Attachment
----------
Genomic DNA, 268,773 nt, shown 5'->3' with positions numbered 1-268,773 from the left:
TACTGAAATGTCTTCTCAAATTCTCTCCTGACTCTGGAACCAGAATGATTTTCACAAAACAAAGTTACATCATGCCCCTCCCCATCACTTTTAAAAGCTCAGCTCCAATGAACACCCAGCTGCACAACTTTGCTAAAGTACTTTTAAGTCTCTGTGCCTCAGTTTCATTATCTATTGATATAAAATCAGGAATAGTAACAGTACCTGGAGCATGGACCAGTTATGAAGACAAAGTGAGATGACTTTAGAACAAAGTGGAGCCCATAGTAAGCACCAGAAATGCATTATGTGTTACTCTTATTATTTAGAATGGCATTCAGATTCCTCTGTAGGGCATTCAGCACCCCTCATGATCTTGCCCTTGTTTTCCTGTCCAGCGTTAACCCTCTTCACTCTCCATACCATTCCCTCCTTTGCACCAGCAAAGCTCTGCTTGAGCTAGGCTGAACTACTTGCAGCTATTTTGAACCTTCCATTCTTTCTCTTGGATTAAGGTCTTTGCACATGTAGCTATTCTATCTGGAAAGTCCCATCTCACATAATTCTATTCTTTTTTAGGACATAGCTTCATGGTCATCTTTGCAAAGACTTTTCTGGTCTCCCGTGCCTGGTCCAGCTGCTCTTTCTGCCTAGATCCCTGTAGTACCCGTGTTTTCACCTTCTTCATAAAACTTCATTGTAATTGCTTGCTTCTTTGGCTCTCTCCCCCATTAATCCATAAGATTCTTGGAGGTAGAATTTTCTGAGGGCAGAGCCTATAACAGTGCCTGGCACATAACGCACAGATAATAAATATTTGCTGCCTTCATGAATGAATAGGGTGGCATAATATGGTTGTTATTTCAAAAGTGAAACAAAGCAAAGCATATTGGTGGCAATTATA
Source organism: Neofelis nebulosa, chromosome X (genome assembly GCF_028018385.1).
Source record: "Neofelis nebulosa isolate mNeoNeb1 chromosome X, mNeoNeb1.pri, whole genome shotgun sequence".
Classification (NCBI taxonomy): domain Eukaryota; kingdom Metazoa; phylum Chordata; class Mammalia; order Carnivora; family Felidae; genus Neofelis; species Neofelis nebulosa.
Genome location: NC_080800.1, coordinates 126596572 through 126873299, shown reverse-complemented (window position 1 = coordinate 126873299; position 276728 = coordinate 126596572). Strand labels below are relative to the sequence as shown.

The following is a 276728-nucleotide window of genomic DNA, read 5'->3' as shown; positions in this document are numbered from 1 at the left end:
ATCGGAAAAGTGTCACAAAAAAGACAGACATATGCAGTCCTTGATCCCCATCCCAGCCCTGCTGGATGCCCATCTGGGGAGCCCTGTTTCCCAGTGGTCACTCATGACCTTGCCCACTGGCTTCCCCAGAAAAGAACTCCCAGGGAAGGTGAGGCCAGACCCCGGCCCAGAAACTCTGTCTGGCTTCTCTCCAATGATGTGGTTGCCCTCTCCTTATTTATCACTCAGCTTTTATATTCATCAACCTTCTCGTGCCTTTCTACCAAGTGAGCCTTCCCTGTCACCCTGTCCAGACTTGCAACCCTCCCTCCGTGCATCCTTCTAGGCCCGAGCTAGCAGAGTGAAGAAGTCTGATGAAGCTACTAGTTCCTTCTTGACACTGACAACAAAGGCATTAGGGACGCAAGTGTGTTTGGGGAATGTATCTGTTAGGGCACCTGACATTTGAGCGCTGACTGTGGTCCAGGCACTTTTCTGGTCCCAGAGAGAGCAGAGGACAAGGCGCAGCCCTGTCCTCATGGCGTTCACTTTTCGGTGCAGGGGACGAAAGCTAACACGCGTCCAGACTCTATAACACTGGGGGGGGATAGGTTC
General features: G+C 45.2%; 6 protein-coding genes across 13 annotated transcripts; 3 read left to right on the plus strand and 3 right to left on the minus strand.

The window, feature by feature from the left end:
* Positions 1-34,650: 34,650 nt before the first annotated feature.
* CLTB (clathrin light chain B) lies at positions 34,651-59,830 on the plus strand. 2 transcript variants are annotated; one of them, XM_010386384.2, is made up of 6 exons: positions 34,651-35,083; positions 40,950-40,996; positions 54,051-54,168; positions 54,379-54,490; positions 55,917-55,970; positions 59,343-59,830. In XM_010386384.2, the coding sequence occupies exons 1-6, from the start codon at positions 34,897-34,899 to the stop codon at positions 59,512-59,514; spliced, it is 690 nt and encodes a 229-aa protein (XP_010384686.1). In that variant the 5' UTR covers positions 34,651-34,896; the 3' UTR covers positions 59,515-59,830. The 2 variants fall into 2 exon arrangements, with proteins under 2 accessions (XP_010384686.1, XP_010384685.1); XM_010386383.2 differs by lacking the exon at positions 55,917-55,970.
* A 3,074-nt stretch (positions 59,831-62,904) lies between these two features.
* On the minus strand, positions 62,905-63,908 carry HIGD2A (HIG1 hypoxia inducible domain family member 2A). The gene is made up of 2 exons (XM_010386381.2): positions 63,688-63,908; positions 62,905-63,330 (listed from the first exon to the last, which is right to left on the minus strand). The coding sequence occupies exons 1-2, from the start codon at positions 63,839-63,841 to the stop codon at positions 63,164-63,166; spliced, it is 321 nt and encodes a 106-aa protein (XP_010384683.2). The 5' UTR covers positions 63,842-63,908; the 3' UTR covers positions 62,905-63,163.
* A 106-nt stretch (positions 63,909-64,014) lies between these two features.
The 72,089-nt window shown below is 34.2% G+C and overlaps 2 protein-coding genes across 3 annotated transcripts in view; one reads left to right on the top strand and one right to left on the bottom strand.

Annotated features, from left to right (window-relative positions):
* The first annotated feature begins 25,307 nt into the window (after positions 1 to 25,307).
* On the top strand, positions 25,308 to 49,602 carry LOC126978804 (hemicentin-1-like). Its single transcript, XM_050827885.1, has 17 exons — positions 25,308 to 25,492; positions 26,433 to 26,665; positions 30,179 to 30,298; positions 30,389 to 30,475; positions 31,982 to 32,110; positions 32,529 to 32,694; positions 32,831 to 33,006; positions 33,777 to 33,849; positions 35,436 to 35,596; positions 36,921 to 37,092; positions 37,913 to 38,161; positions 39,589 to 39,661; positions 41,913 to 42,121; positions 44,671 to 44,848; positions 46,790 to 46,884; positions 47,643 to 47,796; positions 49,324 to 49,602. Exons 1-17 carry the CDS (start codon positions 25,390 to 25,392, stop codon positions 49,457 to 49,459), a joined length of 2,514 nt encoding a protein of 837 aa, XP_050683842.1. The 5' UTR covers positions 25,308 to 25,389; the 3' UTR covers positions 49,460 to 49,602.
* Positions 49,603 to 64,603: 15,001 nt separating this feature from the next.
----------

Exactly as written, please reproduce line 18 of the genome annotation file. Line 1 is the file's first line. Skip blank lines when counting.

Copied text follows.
* The first annotated feature begins 25,307 nt into the window (after positions 1 to 25,307).